Sunday, July 16, 2017

Why Drink Decaf?

What, you may ask, is the point of denuded, decaffeinated coffee? Well, there isn't one. If you don't mind the prospect of a future of addiction, shot nerves, insomnia, high blood pressure and headaches. Ever wondered why some European nations are so excitable? It's the ritual of the early morning espresso, so thick that it may be possible to stand a spoon in it, and so strong that it has to be washed down with a glass of water by the unaccustomed and unwary. OK, I exaggerate. But I do have difficult-to-control high blood pressure; and caffeine doesn't do anything to abate my insomnia. So I have been drinking  decaf for a long time - possibly longer than you have been alive.
Wikimedia Commons Licence

Frankly, most of the instant stuff is awful. So I bought a cafetiere some years ago and have endured sludge at the bottom of my coffee cup ever since. My justification for this less than satisfactory state of affairs was that the grounds were helpful to the garden. Wrong. Recent research leads me to the conclusion that coffee grounds are what did for the potted bay conveniently situated outside my kitchen door. Enough is enough. To cut to the chase - I ordered a bean grinder to enable me to produce a more suitable grind.  Oh, yes. And at a vastly reduced price from my favourite, not-to-be mentioned departmental store. The purchase naturally necessitated a search for decaffeinated coffee beans. Who would have imagined it could be so complicated!  Turns out that some decaffeinating processes will not help in the quest for good health. We have to source coffee beans that have been washed, using the Swiss Water Method, or the Mexican Water Method. Oh, my days! It turned out that choices were limited in this small backwater. In fact, after extensive googling, I found only one local supermarket that stocked Peruvian Coffee Beans Decaffeinated by the Swiss Water Method. I was down there as quick as Jack Flash and I've been grinding away ever since they hit the kitchen counter.

Serendipity landed on my shoulders late in the day after, with the aid of Google, I had wasted several hours immersing myself in the study of coffee production. It turns out that there is a Whittard store a few steps away from my hairdresser. So after travelling twenty miles for the next chop at the Sassoon hangout I can stagger home with bags of coffee beans. If I can wait that long. I drank so much coffee yesterday that the store of beans is alarmingly low. I may have spend my Sunday afternoon making a forty mile round trip to buy more. Life can be such a grind.

Friday, July 14, 2017

Friday Blog Hop: Celebrate the Small Things

How did I get by before I discovered rice cakes? Yes, they look and taste like polystyrene but they are the answer to this girl's dreams. I'm a grazer. Put me in the vicinity of my kitchen and I'm likely to dive into the fridge for a hunk of cheese or raid the cupboard for a handful of nuts. And these are the least of my sins! So a rice cake (whole grain, in a nod towards healthy eating) at 18 calories a slice is something to be celebrated. I've already eaten five and it's only just 9 a.m.

The best adjective I can come up with for my past week is gentle. English life as experienced in my childhood. On Sunday I drove out to one of the villages to meet up with friends for a visit to a cottage garden and nursery, followed by a guided tour of the village church. (The tour was meant to last for half an hour but went on for an hour and a half, so I was becoming a bit fidgety toward the end).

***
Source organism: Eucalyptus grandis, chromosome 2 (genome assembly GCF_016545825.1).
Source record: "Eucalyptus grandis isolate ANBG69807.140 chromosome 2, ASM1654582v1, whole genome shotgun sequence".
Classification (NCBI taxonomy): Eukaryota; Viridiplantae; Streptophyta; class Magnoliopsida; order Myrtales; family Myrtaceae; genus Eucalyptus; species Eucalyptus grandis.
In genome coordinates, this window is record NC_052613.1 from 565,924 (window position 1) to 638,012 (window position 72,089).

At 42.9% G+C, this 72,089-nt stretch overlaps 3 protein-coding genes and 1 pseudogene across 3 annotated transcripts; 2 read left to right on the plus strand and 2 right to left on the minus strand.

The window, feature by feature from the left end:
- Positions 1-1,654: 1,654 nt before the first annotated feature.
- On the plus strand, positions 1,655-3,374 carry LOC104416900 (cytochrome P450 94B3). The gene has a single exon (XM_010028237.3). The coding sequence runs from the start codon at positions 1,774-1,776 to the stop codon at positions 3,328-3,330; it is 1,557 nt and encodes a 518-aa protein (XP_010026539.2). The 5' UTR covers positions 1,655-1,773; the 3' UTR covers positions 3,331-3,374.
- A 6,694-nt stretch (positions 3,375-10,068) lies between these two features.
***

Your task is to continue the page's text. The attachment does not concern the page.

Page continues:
The cottage garden at Norwell Nurseries

St Lawrence's Church Norwell

 Saint Lawrence was a Christian martyr who was roasted alive by the Romans.

Eventually released from captivity, we made our way to the friend's cottage and enjoyed scones with cream and jam and a pot of tea in her tiny courtyard garden, which overlooks the High Street. A warm and peaceful Sunday afternoon with just the occasional tractor chugging past or a bypasser wishing us a good day. How I wish that I could return to a rural life!

Continuing the culinary theme, I've been putting some effort into coming up with new supper dishes this week - life was becoming too predictable and boring. Earlier in the week, we ate Cod Steaks with Chorizo and Haricot Beans in White Wine and yesterday evening an incredibly quick and cheap concoction Chick Peas and Smoked Bacon Lardons in a Spicy Tomato Sauce. I've put the recipes on hub pages and you can reach them by clicking the links. I also made a rhubarb crumble with produce from the garden and some real custard sauce to pour over (no Bird's Custard Powder to hand). Resident squatting son seems to enjoy Bird's Custard ( which was devised in 1837 by a man whose wife had an egg allergy) but I prefer the real thing.

It's been a lazy, laid-back week. Mostly, I've been pottering in the garden, deadheading pinks and pruning shrubs. On rainy days I've dived into a pool of library books. At the moment, I'm revisiting Fay Weldon, who has to be my most favourite of all female modern novelists. So clever, acutely observational, and amusing. Getting down to the more serious reading material, I'm still working my way through The Strange Death of Europe by Douglas Murray. If you are starting to have concerns about uncontrolled migration it's worth a read. But be warned, it can read as extremely right-wing in parts and I can't agree with all of the points that he makes.

Thanks for Alexa Cain and friends for maintaining the Friday Blog Hop. Click the link on the right if you want to know more, or join the gang.

Bye for now x